Likewise, the exposure latitude 1B was such that, under the condition wherein the fluctuation in the dimensions of the pattern could be confined to not more than 10%, and the focusing latitude could be retained at least 0.4 μm, the exposure dose latitude of the half-tone type phase-shifting mask was deteriorated 1.1% from the exposure dose latitude of the complete mask.

Then, on the basis of the results obtained from the measurement of the described location, an exposure latitude 2 to be determined depending on the accuracy of the described location on the occasion of transcribing a pattern onto a wafer by making use of this half-tone type phase-shifting mask is determined (ST. 5).

As a result of the calculation performed under the same conditions as those of the exposure latitude 1, the exposure latitude 2 was such that, under the condition wherein the fluctuation in the dimensions of the pattern could be confined to not more than 10%, and the focusing latitude could be retained at least 0.4 μm, the exposure dose latitude of the half-tone type phase-shifting mask was deteriorated 2.6% from the exposure dose latitude of the complete mask.

Then, on the basis of the results measured of the optical properties of the phase-shifting film, an exposure latitude 3 to be determined depending on the optical properties of the phase-shifting film on the occasion of transcribing a pattern onto a wafer by making use of this half-tone type phase-shifting mask is determined (ST. 9).

As a result of the calculation performed under the same conditions as those of the exposure latitude 1, the exposure latitude 3 was such that, under the condition wherein the fluctuation in the dimensions of the pattern could be confined to not more than 10%, and the focusing latitude could be retained at least 0.4 μm, the exposure dose latitude of the half-tone type phase-shifting mask was deteriorated 2.1% from the exposure dose latitude of the complete mask.

Further, an exposure latitude 5 due to the correction of the defect is determined (ST. 14).

As a result of the calculation performed under the same conditions as those of the exposure latitude 1, the exposure latitude 5 due to the correction of the defect was such that, under the condition wherein the fluctuation in the dimensions of the pattern could be confined to not more than 10%, and the focusing latitude could be retained at least 0.4 μm, the exposure dose latitude of the half-tone type phase-shifting mask was deteriorated 1%. from the exposure dose latitude of the complete mask.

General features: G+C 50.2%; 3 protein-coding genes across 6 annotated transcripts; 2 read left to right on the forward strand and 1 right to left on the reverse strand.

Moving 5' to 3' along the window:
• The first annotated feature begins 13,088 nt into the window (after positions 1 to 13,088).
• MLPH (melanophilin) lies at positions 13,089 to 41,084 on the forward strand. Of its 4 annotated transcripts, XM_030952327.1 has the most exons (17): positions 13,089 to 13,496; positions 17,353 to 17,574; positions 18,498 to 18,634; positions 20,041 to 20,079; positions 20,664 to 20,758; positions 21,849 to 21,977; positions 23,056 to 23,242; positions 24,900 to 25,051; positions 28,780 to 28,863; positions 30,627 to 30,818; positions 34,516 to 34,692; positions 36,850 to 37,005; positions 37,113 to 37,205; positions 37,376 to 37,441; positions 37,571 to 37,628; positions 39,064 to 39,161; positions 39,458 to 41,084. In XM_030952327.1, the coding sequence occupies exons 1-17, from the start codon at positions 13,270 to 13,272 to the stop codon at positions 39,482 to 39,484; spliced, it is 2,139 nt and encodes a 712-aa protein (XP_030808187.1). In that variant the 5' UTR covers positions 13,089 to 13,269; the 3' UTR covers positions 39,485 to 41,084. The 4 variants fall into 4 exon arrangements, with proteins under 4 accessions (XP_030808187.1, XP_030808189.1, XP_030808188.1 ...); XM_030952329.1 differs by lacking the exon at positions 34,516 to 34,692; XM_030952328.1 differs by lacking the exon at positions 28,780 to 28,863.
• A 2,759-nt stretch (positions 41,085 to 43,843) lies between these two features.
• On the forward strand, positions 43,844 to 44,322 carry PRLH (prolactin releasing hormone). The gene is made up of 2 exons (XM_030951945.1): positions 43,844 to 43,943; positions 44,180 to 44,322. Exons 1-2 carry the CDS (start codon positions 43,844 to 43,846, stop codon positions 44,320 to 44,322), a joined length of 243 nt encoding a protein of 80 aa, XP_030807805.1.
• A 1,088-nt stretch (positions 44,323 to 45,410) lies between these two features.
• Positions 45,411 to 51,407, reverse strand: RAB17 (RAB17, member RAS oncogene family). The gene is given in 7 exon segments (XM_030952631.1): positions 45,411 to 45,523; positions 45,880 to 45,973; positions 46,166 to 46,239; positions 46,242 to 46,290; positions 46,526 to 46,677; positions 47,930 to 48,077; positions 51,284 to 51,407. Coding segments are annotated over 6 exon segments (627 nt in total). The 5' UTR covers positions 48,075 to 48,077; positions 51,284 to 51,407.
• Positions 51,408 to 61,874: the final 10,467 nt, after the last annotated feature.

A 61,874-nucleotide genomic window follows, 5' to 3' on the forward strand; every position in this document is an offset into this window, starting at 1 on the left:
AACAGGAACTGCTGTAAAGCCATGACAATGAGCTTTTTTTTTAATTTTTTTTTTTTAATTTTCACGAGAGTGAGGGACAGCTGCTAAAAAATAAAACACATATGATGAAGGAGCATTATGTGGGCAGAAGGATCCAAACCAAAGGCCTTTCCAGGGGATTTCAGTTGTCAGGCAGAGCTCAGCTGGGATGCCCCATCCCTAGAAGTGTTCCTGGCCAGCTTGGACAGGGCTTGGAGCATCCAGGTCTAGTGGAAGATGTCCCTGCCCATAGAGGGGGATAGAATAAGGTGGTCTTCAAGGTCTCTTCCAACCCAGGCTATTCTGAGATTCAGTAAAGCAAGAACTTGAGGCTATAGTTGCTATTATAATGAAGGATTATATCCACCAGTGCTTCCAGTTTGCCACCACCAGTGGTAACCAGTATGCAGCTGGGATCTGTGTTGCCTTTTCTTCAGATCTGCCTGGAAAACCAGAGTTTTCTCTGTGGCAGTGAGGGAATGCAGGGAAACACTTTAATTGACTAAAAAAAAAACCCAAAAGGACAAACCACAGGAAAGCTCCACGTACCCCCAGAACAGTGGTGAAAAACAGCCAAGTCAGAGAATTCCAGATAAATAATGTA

Then, on the basis of the results of the exposure latitudes 1A and 1B, the exposure latitude 2, the exposure latitude 3 and the exposure latitude 5, an exposure latitude on the occasion of transcribing a pattern onto a wafer by making use of this mask is determined (ST. 6).

In this embodiment, as the exposure latitude of the half-tone type phase-shifting mask formed as described above, a total magnitude of the deterioration was calculated on the basis of the exposure latitudes 1A and 1B, the exposure latitude 2, the exposure latitude 3 and the exposure latitude 5.

As a result of the calculation, under the condition wherein the fluctuation in the dimensions of the pattern could be confined to not more than 10%, and the focusing latitude could be retained at least 0.4 μm, the exposure dose latitude of the half-tone type phase-shifting mask was deteriorated 5.4% from the exposure dose latitude of the complete mask.

As a result of this calculation, the exposure latitude of the complete mask was found such that, under the condition wherein the fluctuation in the dimensions of the pattern could be confined to not more than 10%, and the focusing latitude could be retained at least 0.4 μm, it was possible to secure an exposure dose latitude of 11%.

As a result, the exposure latitude of the half-tone type phase-shifting mask was found such that it was possible to obtain an exposure latitude of 5.6% under the condition wherein the focusing latitude was set to 0.4 μm.

Then, a determination is made to determine if the exposure latitude of this mask satisfies the specified standard (ST. 7).

In the case of this embodiment, the exposure latitude desired as the standard was such that, under the condition wherein the focusing latitude could be retained at least 0.4 μm, the exposure dose latitude of the mask was not less than 4%.

The exposure latitude of the half-tone type phase-shifting mask formed as described above was 5.6% as determined in the ST. 6. Therefore, as shown in FIG. 30, this half-tone type phase-shifting mask was found to satisfy the standard, thus judging this half-tone type phase-shifting mask as being non-defective.

According to this fourteenth embodiment, almost the same effects as those of the aforementioned seventh embodiment can be derived.

15th Embodiment

FIG. 31 is a flow chart showing a method of manufacturing a half-tone phase-shifting mask according to a fifteenth embodiment of the present invention. FIG. 32 is a graph showing an example of a relationship between the focusing latitude and the exposure dose latitude according to a fifteenth example of the present invention.

First, a mask pattern is formed on the surface of mask blanks as shown in FIG. 31 (ST. 1).

In this embodiment, an isolated line pattern of 0.70 μm was drawn on HT mask blanks coated thereon with a layer of chemical amplification type positive tone resist, and then, subjected to a development process to form a resist pattern.